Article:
Mike Lynch: Autonomy founder’s fraud trial begins in the US

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By journalsofus.com

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Mike Lynch arrives at federal court in San Francisco on Monday

British tech entrepreneur Mike Lynch is appearing in court in the US as he faces trial on fraud charges.

Mr Lynch, once known as “Britain’s Bill Gates”, is accused of overestimating the value of his software company when it sold it to Hewlett-Packard (HP) in 2011.

The 58-year-old man, who faces 16 charges, faces up to 25 years in prison if convicted. He denies the claims.

He was extradited to the US last year after a UK judge ruled in favor of HP in a similar civil fraud case.

In opening arguments, Mr Lynch’s lawyer Reed Weingarten said the tycoon was preparing to present his case at trial as he sought to defend the record sale of the firm Autonomy for more than $11bn (£8.6bn). Has been seriously deteriorated since sale. ,

At the time, the deal was considered the largest-ever acquisition of a British technology business.

But just a year later, HP reduced Autonomy’s value by $8.8 billion, claiming it had been defrauded by overpaying for the company.

Mr. Weingarten told the jury that Mr. Lynch left finance to others and focused on technology.

“Mike spent many sleepless nights worrying about autonomy, but not about accounting,” Mr. Weingarten said, according to the Reuters news agency.

Mr. Lynch co-founded Autonomy in 1996.

It became one of the UK’s top 100 public companies, known for software that can extract useful information from “unstructured” sources such as phone calls, emails or videos.

US prosecutors in San Francisco say Mr Lynch entered into back-dated agreements to mislead about the sale of the company; hid the firm’s loss-making hardware resale business; and intimidated or paid off people who raised concerns, among other claims.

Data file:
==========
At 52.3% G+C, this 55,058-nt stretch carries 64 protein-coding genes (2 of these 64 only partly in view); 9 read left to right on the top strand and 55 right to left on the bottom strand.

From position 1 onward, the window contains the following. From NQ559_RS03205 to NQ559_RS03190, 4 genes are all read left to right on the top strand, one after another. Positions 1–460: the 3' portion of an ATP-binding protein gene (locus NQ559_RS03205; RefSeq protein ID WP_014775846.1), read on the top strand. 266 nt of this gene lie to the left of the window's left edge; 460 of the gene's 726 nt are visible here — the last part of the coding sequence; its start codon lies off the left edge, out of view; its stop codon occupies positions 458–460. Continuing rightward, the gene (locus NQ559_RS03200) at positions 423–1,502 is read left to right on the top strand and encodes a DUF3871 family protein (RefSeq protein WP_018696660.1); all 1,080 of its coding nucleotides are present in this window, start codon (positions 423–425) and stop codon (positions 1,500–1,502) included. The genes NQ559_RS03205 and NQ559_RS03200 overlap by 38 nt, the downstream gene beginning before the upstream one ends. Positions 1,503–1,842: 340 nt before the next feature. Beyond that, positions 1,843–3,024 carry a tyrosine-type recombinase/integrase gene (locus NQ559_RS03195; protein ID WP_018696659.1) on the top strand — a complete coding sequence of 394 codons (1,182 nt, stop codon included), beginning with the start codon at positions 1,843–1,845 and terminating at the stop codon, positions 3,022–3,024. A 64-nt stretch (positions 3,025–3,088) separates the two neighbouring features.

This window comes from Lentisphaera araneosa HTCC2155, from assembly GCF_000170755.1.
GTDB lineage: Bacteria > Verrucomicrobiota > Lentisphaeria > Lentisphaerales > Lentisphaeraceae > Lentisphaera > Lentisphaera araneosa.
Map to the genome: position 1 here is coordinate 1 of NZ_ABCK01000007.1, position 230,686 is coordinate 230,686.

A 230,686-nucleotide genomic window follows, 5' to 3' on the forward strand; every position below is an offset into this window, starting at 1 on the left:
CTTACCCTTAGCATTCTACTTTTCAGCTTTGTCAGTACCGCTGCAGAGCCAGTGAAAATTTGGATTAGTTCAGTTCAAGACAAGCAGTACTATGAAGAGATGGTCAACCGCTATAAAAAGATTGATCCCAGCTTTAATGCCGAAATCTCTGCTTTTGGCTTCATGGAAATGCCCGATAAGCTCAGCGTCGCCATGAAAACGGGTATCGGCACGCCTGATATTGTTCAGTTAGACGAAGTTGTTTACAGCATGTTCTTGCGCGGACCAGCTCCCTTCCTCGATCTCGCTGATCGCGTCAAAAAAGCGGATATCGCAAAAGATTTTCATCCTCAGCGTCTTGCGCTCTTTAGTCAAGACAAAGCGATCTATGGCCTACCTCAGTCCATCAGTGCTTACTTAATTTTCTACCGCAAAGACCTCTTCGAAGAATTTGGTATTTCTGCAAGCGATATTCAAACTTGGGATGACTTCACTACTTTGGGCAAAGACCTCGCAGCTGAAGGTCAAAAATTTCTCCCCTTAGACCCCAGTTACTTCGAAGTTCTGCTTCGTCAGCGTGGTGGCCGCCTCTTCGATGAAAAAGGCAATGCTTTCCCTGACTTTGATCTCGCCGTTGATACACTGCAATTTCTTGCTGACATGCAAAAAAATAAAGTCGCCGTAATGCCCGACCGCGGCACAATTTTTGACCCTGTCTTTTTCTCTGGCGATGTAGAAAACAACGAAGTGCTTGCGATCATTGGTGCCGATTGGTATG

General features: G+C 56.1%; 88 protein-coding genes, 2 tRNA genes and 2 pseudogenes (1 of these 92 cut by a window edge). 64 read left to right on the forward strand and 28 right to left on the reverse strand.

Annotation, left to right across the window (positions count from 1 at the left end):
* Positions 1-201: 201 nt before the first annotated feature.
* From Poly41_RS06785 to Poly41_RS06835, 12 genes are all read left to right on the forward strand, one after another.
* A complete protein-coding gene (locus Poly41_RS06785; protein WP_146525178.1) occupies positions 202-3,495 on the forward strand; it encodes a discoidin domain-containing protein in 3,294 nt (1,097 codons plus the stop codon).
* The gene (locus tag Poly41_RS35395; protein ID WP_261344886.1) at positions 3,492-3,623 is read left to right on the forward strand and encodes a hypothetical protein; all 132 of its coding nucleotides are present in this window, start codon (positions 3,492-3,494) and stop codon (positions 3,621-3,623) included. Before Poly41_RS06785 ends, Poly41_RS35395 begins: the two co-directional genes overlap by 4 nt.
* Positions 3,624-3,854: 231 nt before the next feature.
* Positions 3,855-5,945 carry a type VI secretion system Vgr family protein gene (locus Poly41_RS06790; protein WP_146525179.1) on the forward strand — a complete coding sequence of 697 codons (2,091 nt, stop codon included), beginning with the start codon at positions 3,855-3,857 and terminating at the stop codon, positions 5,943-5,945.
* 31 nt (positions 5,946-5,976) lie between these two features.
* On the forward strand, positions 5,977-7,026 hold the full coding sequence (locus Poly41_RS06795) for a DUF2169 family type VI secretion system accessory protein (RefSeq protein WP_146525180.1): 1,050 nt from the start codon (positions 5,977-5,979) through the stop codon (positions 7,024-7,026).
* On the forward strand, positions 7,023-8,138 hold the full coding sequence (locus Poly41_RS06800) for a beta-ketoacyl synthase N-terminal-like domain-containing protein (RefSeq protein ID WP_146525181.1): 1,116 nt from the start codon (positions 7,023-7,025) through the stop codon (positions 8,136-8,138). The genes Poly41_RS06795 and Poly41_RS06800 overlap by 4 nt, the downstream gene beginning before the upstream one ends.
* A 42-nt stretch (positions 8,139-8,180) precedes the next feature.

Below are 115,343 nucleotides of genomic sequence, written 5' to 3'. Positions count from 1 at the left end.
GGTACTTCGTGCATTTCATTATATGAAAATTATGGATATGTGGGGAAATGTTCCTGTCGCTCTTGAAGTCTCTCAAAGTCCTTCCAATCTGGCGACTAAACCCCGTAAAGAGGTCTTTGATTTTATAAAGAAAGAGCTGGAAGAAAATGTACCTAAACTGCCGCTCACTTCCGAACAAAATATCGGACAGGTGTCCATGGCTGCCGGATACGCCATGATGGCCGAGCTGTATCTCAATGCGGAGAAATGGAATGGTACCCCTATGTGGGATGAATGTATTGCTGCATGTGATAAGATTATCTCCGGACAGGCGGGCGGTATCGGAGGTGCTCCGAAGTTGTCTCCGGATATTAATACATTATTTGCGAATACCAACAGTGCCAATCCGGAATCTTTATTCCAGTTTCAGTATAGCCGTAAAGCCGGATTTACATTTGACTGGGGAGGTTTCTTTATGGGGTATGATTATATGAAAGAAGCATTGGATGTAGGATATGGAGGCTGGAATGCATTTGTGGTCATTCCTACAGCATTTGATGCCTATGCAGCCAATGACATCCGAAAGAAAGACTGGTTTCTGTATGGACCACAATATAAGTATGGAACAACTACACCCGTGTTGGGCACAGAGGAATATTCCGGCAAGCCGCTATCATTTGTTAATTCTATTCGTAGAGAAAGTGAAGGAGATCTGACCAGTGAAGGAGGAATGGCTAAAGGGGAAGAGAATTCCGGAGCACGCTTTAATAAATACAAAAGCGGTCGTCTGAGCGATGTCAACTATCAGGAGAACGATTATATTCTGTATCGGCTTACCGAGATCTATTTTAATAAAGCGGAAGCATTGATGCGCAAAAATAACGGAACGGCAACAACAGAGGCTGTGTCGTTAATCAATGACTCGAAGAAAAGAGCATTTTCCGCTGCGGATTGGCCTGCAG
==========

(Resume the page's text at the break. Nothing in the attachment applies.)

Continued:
In court filings, his lawyers have argued that “the real cause of the write-down” was HP’s failure to manage the merger.

He wrote, “Then, with the stock price falling under the weight of its own mismanagement, it circled the wagons to protect its new leaders and made absurd accusations of fraud on Mr. Lynch.”

Mr Lynch, a former adviser to the UK government who sat on the boards of the BBC and the British Library, vigorously fought efforts by US prosecutors to prosecute the case in the US, which is known for its punitive approach to white-collar crime.

In 2019, Autonomy’s former chief financial officer Sushovan Hussain was jailed for five years and fined millions of dollars on 16 counts of fraud, securities fraud and other charges.

In 2022, HP won a civil fraud case against Mr Lynch and Hussain in the High Court in London. It is now reportedly seeking $4 billion.

In that case, Mr. Lynch and Hussain argued that HP’s claims “were designed to conceal and justify changes in corporate thinking, and to scapegoat them, which in reality conflated buyer’s remorse with management failures.” Is for”.

Along with Mr Lynch, Autonomy’s former finance executive Stephen Chamberlain is also being sued.

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